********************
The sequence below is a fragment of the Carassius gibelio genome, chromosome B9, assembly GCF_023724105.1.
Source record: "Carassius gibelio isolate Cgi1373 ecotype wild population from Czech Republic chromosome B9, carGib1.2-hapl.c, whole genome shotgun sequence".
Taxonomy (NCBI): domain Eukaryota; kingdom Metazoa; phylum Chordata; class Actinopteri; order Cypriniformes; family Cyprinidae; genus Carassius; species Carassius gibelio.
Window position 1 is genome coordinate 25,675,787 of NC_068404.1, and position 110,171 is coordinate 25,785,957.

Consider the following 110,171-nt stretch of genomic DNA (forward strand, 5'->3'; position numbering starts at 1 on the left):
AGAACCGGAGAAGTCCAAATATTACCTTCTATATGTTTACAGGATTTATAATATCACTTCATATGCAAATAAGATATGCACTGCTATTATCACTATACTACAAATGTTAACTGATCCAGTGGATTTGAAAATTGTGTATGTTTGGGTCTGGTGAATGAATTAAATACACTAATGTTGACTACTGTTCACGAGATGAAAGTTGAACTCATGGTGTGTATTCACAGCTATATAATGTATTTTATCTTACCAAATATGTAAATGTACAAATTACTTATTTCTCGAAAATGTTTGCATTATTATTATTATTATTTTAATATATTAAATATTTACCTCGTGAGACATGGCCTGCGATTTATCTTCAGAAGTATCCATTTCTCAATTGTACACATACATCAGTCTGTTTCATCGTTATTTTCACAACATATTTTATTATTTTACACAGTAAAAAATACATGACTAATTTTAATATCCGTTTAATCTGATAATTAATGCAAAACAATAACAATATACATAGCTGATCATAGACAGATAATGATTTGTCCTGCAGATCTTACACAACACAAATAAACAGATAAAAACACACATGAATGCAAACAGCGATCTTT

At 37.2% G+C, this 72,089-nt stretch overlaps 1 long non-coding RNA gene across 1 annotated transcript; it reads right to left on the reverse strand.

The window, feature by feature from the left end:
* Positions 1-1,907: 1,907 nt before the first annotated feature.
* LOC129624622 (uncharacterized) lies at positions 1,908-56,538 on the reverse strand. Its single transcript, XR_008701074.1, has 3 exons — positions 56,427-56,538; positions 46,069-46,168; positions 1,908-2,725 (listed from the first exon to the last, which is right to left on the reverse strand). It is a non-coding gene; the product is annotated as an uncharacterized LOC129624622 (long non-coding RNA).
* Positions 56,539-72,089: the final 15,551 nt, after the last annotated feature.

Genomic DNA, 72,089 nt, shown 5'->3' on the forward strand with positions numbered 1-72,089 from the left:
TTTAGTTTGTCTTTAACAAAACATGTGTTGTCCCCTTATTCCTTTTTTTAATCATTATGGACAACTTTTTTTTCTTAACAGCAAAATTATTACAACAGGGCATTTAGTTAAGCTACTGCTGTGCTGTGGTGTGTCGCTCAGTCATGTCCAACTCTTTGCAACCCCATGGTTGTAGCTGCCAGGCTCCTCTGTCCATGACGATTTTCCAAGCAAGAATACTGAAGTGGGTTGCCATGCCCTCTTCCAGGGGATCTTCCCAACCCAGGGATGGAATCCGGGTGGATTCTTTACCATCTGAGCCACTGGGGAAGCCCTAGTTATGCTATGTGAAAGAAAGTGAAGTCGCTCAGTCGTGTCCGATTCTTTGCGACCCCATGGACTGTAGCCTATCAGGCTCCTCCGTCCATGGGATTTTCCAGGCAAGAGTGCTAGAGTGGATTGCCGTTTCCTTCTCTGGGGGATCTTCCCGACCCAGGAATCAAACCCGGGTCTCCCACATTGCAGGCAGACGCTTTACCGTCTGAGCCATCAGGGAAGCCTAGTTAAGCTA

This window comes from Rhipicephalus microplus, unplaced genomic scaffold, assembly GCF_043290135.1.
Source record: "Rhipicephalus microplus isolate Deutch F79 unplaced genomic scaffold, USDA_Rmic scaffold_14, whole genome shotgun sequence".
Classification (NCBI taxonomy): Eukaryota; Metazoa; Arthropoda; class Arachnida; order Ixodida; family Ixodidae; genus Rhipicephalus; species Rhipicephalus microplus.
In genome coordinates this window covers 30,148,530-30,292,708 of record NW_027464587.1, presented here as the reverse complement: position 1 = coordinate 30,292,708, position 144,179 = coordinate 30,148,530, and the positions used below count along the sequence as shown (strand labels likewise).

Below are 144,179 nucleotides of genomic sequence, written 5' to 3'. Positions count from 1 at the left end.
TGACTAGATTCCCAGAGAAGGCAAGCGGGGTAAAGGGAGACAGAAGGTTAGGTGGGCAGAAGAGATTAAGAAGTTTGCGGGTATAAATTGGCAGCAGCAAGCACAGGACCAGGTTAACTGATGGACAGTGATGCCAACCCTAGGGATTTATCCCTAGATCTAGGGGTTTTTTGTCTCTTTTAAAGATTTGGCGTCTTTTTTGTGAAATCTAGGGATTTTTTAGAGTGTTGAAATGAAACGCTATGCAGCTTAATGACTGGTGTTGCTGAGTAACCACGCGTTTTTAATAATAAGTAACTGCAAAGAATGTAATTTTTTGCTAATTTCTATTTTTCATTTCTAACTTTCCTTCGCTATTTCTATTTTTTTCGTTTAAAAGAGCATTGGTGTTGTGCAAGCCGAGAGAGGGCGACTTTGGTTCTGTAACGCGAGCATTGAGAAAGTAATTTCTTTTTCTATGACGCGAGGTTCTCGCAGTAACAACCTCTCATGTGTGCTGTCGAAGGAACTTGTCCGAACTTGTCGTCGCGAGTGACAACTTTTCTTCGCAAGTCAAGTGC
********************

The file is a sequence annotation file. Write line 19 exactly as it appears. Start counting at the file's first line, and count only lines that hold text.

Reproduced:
TGACTAGATTCCCAGAGAAGGCAAGCGGGGTAAAGGGAGACAGAAGGTTAGGTGGGCAGAAGAGATTAAGAAGTTTGCGGGTATAAATTGGCAGCAGCAAGCACAGGACCAGGTTAACTGATGGACAGTGATGCCAACCCTAGGGATTTATCCCTAGATCTAGGGGTTTTTTGTCTCTTTTAAAGATTTGGCGTCTTTTTTGTGAAATCTAGGGATTTTTTAGAGTGTTGAAATGAAACGCTATGCAGCTTAATGACTGGTGTTGCTGAGTAACCACGCGTTTTTAATAATAAGTAACTGCAAAGAATGTAATTTTTTGCTAATTTCTATTTTTCATTTCTAACTTTCCTTCGCTATTTCTATTTTTTTCGTTTAAAAGAGCATTGGTGTTGTGCAAGCCGAGAGAGGGCGACTTTGGTTCTGTAACGCGAGCATTGAGAAAGTAATTTCTTTTTCTATGACGCGAGGTTCTCGCAGTAACAACCTCTCATGTGTGCTGTCGAAGGAACTTGTCCGAACTTGTCGTCGCGAGTGACAACTTTTCTTCGCAAGTCAAGTGC